By Heather Callaghan
There are three things driving a surge in organic imports:
- U.S. farmers have been systematically pushed into growing mostly GMO crops; grown primarily for fuel, animal feed and cheap processed foods. Russia even used our food supply as an example for the EU to dump us and join them instead.
- U.S. consumers are not only demanding fresh, organic produce as well as non-GMO convenience foods – but also want meat, dairy and eggs from animals that were fed non-GMO or organic feed.
- Other countries primarily grow non-GE crops, and plenty of organic. They’ve got the goods and they reap the benefits of trade.
This is ridiculous, as the U.S. could not only use a valuable export, but could honestly use a supportive, in-house product. Yet again, we find ourselves outsourcing for staples. Shouldn’t our own farmers be benefiting from this rise in demand coming from their country? Yet again, farmers have been tricked and kicked by the very companies with which they sign agreements.
U.S. consumers are coming into awareness about how their food affects their health and want superior products, which sadly, aren’t always available here…yet.
An analysis of U.S. trade data released Wednesday by the Organic Trade Association and Pennsylvania State University shows a spike in corn from Romania and soybeans from India. The chief executive officer of OTA is prompting farmers that the market is open for converts. She called it a “help-wanted” sign for farmers and said, “There are market distortions that are pretty striking.” [Also see: Study Quantifies Market Value of Nature’s Farming Services]
Bloomberg Business reports the bulk of the imports are to feed U.S. cattle and poultry:
As a result, imports to the U.S. of Romanian corn rose to $11.6 million in 2014 from $545,000 the year before. Soybean imports from India more than doubled to $73.8 million.
Sales of foods certified by the U.S. as free of synthetic chemicals or genetic engineering reached $35.9 billion in 2014, an 11 percent increase over 2013 and about 5.1 percent of U.S. grocery spending. The organic sector’s average annual growth of about 10 percent is triple that of overall food sales, according to U.S. Department of Agriculture and trade association data.
The four years of records show rapidly growing trade relationships. In 2014, U.S. organic exports were $553 million, almost quadruple the 2011 total. Imports last year were $1.28 billion, led by $332.5 million of organic coffee.
Supply farms were forced to seek foreign sources with the rapid demand spikes, as 90 percent of U.S. corn and soy are genetically engineered, a definite no-go for organically raised animals, animal by-products and produce. Some organic feed companies have recently seen sales quadruple and sought supplies from Canada. Read Bloomberg for more figures and some tug-of-war about future markets and whether or not it’s worth it to grow organic in America.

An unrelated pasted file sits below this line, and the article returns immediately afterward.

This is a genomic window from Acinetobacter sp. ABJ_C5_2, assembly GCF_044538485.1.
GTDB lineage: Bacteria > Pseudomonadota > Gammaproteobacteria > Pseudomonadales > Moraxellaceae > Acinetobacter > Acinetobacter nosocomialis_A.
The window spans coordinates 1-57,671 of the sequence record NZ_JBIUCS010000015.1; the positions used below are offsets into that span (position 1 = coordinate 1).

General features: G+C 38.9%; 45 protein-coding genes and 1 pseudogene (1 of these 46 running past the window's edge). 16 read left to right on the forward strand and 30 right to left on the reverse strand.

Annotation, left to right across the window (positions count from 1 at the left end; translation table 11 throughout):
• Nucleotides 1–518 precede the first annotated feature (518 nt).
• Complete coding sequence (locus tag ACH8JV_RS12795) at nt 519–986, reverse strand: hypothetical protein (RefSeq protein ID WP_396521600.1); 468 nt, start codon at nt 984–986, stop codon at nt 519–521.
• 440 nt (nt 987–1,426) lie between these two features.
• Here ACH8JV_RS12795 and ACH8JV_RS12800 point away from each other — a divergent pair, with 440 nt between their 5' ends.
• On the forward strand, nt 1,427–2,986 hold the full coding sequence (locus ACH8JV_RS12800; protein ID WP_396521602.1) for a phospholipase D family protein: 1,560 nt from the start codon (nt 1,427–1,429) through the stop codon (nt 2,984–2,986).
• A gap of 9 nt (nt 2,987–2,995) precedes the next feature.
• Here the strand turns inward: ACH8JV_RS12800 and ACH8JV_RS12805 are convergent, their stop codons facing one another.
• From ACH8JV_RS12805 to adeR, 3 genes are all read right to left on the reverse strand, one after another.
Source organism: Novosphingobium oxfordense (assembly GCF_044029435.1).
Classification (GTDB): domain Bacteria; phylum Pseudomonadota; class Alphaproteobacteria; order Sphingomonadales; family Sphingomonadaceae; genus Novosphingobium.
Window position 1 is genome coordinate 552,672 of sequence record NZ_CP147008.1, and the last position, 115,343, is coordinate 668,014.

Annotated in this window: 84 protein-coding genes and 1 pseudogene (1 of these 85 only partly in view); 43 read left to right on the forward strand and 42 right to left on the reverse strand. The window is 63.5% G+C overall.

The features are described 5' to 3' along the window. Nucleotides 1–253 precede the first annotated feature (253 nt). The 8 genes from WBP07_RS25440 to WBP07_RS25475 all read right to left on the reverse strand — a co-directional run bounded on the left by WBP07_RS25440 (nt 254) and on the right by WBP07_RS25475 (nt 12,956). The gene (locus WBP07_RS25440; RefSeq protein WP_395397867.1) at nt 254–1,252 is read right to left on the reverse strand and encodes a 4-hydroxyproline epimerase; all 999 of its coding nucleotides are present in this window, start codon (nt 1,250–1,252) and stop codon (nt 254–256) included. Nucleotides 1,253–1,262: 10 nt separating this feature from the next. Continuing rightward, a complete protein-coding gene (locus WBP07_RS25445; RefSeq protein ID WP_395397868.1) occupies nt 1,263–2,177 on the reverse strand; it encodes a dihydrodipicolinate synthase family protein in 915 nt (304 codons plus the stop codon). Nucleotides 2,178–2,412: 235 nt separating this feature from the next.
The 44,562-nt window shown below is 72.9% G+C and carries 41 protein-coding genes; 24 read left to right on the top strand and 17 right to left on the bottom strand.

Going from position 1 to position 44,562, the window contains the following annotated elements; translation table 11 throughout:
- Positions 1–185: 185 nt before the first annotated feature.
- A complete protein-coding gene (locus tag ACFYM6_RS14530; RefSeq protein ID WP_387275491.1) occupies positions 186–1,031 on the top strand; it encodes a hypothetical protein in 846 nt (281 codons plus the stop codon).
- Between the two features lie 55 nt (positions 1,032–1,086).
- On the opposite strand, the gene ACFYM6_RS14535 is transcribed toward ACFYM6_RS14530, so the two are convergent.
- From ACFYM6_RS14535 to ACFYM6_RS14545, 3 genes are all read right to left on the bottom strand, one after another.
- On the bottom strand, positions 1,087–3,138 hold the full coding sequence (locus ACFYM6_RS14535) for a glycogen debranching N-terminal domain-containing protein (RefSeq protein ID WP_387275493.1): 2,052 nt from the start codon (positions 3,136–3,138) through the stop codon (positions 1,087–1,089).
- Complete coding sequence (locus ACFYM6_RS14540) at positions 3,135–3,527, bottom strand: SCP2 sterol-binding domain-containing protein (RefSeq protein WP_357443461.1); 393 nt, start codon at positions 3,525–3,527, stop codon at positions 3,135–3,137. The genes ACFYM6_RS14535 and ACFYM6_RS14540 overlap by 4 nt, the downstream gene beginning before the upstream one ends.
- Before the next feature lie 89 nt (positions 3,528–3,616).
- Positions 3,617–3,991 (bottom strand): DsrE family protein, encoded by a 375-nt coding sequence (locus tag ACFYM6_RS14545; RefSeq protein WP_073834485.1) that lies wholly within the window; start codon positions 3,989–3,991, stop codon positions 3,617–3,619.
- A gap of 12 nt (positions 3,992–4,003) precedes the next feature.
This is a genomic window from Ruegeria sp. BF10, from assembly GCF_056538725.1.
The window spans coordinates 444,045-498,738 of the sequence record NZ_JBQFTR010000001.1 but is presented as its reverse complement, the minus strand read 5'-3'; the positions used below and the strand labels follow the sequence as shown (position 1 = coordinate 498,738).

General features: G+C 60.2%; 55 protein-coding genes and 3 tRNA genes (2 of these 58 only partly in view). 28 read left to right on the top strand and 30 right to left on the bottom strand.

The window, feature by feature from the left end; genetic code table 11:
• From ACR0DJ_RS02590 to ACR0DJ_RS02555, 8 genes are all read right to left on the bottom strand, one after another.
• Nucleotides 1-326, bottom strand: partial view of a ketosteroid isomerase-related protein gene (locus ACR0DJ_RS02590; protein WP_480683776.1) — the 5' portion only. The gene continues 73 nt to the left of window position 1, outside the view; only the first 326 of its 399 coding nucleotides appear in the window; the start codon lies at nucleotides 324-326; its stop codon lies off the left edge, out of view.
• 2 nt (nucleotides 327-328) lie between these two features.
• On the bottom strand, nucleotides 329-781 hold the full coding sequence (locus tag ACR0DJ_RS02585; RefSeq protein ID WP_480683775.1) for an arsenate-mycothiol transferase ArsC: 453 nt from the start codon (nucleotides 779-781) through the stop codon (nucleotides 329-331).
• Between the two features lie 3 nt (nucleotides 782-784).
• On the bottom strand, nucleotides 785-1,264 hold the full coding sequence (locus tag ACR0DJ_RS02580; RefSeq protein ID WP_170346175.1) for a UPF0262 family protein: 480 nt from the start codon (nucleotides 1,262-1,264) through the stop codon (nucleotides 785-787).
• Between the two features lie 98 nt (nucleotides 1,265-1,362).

And interesting turn of events since yesterday’s Bloomberg report: Tom Vilsack, U.S. Secretary of Agriculture announced that the government would offer support to boost the U.S. production of organic.
While expressing an interest to help small family farms and boost the rural economy, he told Reuters:
There’s been significant expansion and interest in organics. Both the number of producers expanding and the sales expanding are an indication that this is a fast-growing aspect of agriculture.
A peculiar announcement considering Vilsack’s past infatuation and staunch defense of biotech. I don’t buy those intentions at all. Not with Agenda 21 tactics, a crumbling food system and economy, corporations that drain and frack the daylights out of drought-stricken aquifers, states that only vote yes to label GMOs in the far-off future, and the DARK Act looming in Congress. Those things tell me to be vigilant and not to get too excited.
On a lighter and more productive note, we can keep up that consumer demand because, right now, it cannot be ignored. On the other hand, don’t forget to reach out to farmers, but also demand ways for them to make a living using better methods – there isn’t incentive to do so currently, in fact, quite the opposite. Let’s not let them fall behind the market curve. Maybe we could bring this news to Farm Aid’s attention so they can focus on helping their family farmers who wish to convert but without losing the farm.
Unfortunately, there are stifling obstacles that stand in the way of simply switching to an organic farm. More so if the “DARK Act” passes through Congress. (Hint: it punishes non-GMO farmers with fines and makes them produce labels!) For one thing, it’s not about simply switching seed, and farmers are in a sense, punished if they use natural methods. As one recent study pointed out, it would be economically better to use nature’s free services and organic methods but only if it were allowed to be economically feasible!
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